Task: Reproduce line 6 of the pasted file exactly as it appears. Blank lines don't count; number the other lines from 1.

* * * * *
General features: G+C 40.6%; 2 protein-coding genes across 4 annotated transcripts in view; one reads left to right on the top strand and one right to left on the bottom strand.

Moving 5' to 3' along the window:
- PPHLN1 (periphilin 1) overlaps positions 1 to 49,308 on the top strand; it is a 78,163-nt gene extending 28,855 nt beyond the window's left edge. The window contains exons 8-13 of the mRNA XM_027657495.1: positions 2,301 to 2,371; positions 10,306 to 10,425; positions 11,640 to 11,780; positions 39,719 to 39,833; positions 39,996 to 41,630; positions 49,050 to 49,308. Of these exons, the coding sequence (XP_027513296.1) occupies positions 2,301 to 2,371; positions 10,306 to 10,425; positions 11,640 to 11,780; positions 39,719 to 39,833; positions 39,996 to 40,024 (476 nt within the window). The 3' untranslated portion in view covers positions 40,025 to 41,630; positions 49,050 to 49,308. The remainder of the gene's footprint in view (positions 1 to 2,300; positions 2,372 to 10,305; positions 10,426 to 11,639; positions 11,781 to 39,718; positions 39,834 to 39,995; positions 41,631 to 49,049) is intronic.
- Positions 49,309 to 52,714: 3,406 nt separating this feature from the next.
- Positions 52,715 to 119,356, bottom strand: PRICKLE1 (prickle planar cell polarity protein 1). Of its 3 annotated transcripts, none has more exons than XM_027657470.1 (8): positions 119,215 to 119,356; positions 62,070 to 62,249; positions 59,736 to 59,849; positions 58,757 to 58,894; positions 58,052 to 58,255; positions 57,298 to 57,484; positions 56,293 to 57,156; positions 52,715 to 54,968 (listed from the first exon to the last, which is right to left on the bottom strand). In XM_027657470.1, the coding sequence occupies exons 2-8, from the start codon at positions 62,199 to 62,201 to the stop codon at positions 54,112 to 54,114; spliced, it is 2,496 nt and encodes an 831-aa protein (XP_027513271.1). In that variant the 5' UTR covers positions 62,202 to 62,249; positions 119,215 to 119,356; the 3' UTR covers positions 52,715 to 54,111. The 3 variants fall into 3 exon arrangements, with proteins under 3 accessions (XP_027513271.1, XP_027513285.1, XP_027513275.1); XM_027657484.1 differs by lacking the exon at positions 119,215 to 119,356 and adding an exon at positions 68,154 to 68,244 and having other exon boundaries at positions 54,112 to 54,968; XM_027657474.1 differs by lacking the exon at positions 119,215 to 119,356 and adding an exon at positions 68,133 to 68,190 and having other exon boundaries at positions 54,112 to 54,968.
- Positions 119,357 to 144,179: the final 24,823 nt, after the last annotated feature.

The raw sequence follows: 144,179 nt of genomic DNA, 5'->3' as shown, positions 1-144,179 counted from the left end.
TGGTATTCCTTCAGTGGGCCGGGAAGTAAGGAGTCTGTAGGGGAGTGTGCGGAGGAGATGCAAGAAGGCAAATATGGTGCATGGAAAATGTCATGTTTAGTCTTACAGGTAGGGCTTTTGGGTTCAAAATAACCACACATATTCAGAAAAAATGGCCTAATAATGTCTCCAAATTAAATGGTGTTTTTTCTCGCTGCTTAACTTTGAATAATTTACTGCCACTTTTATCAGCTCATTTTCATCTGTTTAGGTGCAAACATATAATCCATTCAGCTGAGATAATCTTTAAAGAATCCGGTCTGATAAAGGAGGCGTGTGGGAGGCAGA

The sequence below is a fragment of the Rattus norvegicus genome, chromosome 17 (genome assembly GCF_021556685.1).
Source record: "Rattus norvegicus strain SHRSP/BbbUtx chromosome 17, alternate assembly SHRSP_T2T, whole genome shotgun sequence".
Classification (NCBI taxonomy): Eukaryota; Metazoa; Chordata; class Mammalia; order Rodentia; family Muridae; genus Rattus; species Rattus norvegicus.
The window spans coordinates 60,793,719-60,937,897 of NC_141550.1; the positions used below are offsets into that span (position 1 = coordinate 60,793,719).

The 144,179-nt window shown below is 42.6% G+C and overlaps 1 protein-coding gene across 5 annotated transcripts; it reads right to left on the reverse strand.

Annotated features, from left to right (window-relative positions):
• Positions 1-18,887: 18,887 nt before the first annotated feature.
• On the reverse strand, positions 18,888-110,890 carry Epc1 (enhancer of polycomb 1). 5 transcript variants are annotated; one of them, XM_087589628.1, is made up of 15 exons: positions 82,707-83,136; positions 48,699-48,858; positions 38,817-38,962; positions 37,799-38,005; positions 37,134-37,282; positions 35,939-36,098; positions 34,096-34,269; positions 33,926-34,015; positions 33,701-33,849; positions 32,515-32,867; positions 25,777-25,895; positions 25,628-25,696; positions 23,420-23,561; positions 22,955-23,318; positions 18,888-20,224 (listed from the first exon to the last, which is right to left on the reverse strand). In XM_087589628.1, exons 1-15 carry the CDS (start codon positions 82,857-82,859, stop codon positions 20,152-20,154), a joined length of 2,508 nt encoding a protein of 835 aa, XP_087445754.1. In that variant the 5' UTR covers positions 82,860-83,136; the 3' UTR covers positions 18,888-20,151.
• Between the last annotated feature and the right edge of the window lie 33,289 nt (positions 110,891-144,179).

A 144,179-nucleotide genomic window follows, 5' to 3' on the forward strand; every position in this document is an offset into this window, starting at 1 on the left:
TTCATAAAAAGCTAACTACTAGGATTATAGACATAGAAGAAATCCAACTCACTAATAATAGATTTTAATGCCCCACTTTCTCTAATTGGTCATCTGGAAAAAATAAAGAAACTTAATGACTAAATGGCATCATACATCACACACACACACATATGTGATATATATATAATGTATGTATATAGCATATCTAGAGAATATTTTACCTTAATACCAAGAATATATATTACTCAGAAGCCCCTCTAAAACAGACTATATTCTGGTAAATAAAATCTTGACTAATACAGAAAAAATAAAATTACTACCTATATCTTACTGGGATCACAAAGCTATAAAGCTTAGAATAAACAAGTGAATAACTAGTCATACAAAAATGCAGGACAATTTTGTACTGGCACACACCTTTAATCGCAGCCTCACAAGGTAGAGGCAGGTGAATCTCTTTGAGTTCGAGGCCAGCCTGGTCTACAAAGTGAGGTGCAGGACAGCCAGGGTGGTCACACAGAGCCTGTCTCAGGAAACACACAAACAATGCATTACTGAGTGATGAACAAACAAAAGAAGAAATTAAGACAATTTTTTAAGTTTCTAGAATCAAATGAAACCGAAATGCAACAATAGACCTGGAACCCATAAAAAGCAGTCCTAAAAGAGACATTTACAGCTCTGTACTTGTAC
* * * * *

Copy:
- Positions 119,357 to 144,179: the final 24,823 nt, after the last annotated feature.